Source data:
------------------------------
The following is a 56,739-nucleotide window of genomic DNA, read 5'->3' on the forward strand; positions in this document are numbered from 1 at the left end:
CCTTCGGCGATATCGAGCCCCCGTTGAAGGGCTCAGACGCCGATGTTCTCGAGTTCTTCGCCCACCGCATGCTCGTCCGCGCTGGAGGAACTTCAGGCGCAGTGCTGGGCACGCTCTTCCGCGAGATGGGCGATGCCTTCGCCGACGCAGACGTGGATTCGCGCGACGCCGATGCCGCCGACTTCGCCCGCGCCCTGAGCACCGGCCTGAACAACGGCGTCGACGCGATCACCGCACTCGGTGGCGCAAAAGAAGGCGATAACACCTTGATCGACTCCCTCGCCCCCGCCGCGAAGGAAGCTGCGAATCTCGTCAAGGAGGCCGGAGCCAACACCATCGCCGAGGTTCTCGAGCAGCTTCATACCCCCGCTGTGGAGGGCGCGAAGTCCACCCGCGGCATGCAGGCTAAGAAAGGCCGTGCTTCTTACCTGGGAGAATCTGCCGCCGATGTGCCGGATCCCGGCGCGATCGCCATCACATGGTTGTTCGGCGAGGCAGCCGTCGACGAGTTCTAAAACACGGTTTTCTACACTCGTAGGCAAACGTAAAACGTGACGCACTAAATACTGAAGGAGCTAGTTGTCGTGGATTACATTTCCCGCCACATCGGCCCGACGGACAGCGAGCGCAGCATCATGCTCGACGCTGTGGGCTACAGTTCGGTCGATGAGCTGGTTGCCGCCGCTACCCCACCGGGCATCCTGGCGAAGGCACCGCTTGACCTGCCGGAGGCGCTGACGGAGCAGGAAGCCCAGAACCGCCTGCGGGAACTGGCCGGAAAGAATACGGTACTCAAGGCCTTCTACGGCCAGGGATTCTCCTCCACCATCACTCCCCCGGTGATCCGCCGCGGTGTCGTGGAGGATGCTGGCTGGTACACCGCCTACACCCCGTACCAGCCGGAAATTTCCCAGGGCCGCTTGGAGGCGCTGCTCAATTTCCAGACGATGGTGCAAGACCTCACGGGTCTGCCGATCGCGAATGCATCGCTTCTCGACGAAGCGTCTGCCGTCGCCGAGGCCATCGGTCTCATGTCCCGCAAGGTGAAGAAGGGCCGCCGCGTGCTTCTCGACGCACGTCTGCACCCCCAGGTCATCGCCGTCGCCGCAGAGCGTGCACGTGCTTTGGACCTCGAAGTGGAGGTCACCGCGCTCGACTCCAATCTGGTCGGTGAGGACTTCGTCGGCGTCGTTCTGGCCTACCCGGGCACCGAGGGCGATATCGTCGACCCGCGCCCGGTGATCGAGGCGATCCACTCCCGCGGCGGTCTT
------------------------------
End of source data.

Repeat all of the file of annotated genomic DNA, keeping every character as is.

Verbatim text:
The following is a 56,739-nucleotide window of genomic DNA, read 5'->3' on the forward strand; positions in this document are numbered from 1 at the left end:
CCTTCGGCGATATCGAGCCCCCGTTGAAGGGCTCAGACGCCGATGTTCTCGAGTTCTTCGCCCACCGCATGCTCGTCCGCGCTGGAGGAACTTCAGGCGCAGTGCTGGGCACGCTCTTCCGCGAGATGGGCGATGCCTTCGCCGACGCAGACGTGGATTCGCGCGACGCCGATGCCGCCGACTTCGCCCGCGCCCTGAGCACCGGCCTGAACAACGGCGTCGACGCGATCACCGCACTCGGTGGCGCAAAAGAAGGCGATAACACCTTGATCGACTCCCTCGCCCCCGCCGCGAAGGAAGCTGCGAATCTCGTCAAGGAGGCCGGAGCCAACACCATCGCCGAGGTTCTCGAGCAGCTTCATACCCCCGCTGTGGAGGGCGCGAAGTCCACCCGCGGCATGCAGGCTAAGAAAGGCCGTGCTTCTTACCTGGGAGAATCTGCCGCCGATGTGCCGGATCCCGGCGCGATCGCCATCACATGGTTGTTCGGCGAGGCAGCCGTCGACGAGTTCTAAAACACGGTTTTCTACACTCGTAGGCAAACGTAAAACGTGACGCACTAAATACTGAAGGAGCTAGTTGTCGTGGATTACATTTCCCGCCACATCGGCCCGACGGACAGCGAGCGCAGCATCATGCTCGACGCTGTGGGCTACAGTTCGGTCGATGAGCTGGTTGCCGCCGCTACCCCACCGGGCATCCTGGCGAAGGCACCGCTTGACCTGCCGGAGGCGCTGACGGAGCAGGAAGCCCAGAACCGCCTGCGGGAACTGGCCGGAAAGAATACGGTACTCAAGGCCTTCTACGGCCAGGGATTCTCCTCCACCATCACTCCCCCGGTGATCCGCCGCGGTGTCGTGGAGGATGCTGGCTGGTACACCGCCTACACCCCGTACCAGCCGGAAATTTCCCAGGGCCGCTTGGAGGCGCTGCTCAATTTCCAGACGATGGTGCAAGACCTCACGGGTCTGCCGATCGCGAATGCATCGCTTCTCGACGAAGCGTCTGCCGTCGCCGAGGCCATCGGTCTCATGTCCCGCAAGGTGAAGAAGGGCCGCCGCGTGCTTCTCGACGCACGTCTGCACCCCCAGGTCATCGCCGTCGCCGCAGAGCGTGCACGTGCTTTGGACCTCGAAGTGGAGGTCACCGCGCTCGACTCCAATCTGGTCGGTGAGGACTTCGTCGGCGTCGTTCTGGCCTACCCGGGCACCGAGGGCGATATCGTCGACCCGCGCCCGGTGATCGAGGCGATCCACTCCCGCGGCGGTCTT